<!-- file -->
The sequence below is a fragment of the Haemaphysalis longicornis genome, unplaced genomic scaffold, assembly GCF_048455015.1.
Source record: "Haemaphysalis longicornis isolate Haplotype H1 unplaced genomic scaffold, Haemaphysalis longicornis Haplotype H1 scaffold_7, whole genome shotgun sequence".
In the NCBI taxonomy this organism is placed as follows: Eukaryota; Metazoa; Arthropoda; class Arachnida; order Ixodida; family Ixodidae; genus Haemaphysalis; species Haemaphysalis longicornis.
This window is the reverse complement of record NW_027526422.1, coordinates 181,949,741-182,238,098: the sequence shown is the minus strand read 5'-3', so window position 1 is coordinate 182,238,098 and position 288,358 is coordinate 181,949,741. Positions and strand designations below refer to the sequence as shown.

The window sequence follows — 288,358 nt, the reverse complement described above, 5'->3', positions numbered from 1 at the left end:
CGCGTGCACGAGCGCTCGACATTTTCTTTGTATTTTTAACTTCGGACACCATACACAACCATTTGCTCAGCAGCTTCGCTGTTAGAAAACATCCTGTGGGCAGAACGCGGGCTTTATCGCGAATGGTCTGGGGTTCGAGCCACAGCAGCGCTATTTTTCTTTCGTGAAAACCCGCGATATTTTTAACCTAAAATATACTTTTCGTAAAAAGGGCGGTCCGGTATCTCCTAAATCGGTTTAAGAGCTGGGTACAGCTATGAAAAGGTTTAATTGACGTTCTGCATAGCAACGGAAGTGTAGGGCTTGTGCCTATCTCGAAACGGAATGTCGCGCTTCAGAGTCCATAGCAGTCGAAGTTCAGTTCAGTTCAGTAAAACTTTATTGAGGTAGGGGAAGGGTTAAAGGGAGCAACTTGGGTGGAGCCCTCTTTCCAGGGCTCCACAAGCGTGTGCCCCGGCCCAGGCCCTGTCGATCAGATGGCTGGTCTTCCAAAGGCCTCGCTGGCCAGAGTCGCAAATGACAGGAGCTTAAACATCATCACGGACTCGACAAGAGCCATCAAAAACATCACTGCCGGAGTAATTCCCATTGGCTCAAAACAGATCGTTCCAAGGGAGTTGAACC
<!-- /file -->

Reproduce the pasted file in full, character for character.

The sequence below is a fragment of the Haemaphysalis longicornis genome, unplaced genomic scaffold, assembly GCF_048455015.1.
Source record: "Haemaphysalis longicornis isolate Haplotype H1 unplaced genomic scaffold, Haemaphysalis longicornis Haplotype H1 scaffold_7, whole genome shotgun sequence".
In the NCBI taxonomy this organism is placed as follows: Eukaryota; Metazoa; Arthropoda; class Arachnida; order Ixodida; family Ixodidae; genus Haemaphysalis; species Haemaphysalis longicornis.
This window is the reverse complement of record NW_027526422.1, coordinates 181,949,741-182,238,098: the sequence shown is the minus strand read 5'-3', so window position 1 is coordinate 182,238,098 and position 288,358 is coordinate 181,949,741. Positions and strand designations below refer to the sequence as shown.

The window sequence follows — 288,358 nt, the reverse complement described above, 5'->3', positions numbered from 1 at the left end:
CGCGTGCACGAGCGCTCGACATTTTCTTTGTATTTTTAACTTCGGACACCATACACAACCATTTGCTCAGCAGCTTCGCTGTTAGAAAACATCCTGTGGGCAGAACGCGGGCTTTATCGCGAATGGTCTGGGGTTCGAGCCACAGCAGCGCTATTTTTCTTTCGTGAAAACCCGCGATATTTTTAACCTAAAATATACTTTTCGTAAAAAGGGCGGTCCGGTATCTCCTAAATCGGTTTAAGAGCTGGGTACAGCTATGAAAAGGTTTAATTGACGTTCTGCATAGCAACGGAAGTGTAGGGCTTGTGCCTATCTCGAAACGGAATGTCGCGCTTCAGAGTCCATAGCAGTCGAAGTTCAGTTCAGTTCAGTAAAACTTTATTGAGGTAGGGGAAGGGTTAAAGGGAGCAACTTGGGTGGAGCCCTCTTTCCAGGGCTCCACAAGCGTGTGCCCCGGCCCAGGCCCTGTCGATCAGATGGCTGGTCTTCCAAAGGCCTCGCTGGCCAGAGTCGCAAATGACAGGAGCTTAAACATCATCACGGACTCGACAAGAGCCATCAAAAACATCACTGCCGGAGTAATTCCCATTGGCTCAAAACAGATCGTTCCAAGGGAGTTGAACC